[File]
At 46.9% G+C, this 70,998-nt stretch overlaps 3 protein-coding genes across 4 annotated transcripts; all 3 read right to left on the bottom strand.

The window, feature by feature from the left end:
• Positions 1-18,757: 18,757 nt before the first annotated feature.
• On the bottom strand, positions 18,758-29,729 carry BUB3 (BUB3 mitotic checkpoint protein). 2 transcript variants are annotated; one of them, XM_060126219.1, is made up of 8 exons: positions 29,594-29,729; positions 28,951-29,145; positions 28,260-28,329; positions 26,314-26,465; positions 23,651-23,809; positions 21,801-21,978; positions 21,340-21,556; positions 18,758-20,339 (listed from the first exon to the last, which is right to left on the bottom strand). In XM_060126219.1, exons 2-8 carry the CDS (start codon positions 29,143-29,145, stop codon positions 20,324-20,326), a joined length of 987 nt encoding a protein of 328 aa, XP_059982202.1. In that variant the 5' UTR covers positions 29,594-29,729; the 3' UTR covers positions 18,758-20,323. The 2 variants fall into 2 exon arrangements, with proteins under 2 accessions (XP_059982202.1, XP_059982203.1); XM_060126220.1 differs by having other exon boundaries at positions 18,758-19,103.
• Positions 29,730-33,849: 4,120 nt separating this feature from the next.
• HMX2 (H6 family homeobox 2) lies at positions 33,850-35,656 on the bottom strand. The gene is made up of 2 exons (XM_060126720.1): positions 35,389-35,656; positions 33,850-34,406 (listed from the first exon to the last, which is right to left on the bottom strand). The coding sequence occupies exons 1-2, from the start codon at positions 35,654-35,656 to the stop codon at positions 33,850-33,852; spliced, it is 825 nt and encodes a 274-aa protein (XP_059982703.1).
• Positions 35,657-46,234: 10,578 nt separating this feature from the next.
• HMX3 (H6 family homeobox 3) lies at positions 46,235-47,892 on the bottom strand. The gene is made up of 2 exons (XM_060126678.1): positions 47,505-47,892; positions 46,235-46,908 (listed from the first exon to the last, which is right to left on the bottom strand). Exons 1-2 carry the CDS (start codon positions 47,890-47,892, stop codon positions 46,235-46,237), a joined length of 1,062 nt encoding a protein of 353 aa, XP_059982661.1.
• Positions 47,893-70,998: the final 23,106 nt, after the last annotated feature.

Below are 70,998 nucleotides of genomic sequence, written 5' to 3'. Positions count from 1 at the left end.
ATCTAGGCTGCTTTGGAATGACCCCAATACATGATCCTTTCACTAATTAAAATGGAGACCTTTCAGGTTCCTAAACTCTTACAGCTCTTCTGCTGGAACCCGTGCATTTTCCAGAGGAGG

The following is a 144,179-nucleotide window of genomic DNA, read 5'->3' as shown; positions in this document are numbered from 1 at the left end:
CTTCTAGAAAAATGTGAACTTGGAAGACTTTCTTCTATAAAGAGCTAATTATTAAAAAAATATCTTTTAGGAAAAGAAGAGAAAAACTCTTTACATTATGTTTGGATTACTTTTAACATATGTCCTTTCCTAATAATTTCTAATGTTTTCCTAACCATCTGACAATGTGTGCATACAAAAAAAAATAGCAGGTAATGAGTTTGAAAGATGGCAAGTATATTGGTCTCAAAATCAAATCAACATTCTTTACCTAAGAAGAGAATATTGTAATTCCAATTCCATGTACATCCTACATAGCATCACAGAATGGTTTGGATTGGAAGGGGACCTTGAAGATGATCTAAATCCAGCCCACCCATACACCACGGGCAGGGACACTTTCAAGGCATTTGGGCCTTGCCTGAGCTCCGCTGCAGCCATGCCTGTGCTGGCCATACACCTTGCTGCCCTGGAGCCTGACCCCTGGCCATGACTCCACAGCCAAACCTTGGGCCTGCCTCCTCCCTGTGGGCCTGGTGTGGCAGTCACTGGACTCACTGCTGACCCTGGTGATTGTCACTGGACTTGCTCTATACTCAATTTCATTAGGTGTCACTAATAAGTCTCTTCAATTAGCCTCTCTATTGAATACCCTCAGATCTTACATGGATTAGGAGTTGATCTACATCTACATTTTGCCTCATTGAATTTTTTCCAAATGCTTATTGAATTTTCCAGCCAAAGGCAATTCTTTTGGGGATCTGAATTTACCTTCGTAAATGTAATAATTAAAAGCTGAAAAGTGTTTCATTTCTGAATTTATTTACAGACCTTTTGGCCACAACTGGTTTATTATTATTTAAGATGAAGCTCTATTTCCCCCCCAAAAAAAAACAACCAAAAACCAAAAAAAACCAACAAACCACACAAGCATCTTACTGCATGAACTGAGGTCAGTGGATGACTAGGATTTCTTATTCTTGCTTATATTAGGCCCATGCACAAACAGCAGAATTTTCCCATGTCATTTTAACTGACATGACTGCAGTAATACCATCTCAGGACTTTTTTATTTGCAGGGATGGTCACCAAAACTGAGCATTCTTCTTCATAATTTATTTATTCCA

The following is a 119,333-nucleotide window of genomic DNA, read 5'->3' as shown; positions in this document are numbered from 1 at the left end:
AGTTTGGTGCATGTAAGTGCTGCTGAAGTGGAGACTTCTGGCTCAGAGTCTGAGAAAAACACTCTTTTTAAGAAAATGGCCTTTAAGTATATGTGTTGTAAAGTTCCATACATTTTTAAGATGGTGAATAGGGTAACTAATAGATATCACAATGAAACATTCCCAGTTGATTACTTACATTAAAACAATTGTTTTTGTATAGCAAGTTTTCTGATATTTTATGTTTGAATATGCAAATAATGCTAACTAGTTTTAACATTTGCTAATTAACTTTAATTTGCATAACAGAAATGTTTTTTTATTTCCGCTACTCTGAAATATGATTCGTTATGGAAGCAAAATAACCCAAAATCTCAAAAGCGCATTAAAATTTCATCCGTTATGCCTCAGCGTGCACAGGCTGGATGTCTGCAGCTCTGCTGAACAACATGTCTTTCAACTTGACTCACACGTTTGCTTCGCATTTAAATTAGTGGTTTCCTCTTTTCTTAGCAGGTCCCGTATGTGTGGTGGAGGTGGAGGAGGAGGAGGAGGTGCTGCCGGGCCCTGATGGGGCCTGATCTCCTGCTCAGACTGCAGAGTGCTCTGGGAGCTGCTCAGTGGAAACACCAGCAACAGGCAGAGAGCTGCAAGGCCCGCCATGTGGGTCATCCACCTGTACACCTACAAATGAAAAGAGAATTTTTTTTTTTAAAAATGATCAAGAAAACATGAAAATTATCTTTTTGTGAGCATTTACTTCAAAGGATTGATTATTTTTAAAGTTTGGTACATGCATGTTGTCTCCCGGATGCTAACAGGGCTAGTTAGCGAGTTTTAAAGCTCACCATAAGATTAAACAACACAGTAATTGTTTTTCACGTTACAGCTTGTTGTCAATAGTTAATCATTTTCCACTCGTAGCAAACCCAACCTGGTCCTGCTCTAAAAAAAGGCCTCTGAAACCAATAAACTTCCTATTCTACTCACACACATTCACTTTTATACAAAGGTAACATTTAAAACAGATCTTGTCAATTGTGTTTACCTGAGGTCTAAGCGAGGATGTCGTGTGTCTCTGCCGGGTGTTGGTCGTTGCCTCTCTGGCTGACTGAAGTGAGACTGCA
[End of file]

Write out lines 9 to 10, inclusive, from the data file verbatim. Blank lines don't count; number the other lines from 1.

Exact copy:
• Positions 47,893-70,998: the final 23,106 nt, after the last annotated feature.

Below are 70,998 nucleotides of genomic sequence, written 5' to 3'. Positions count from 1 at the left end.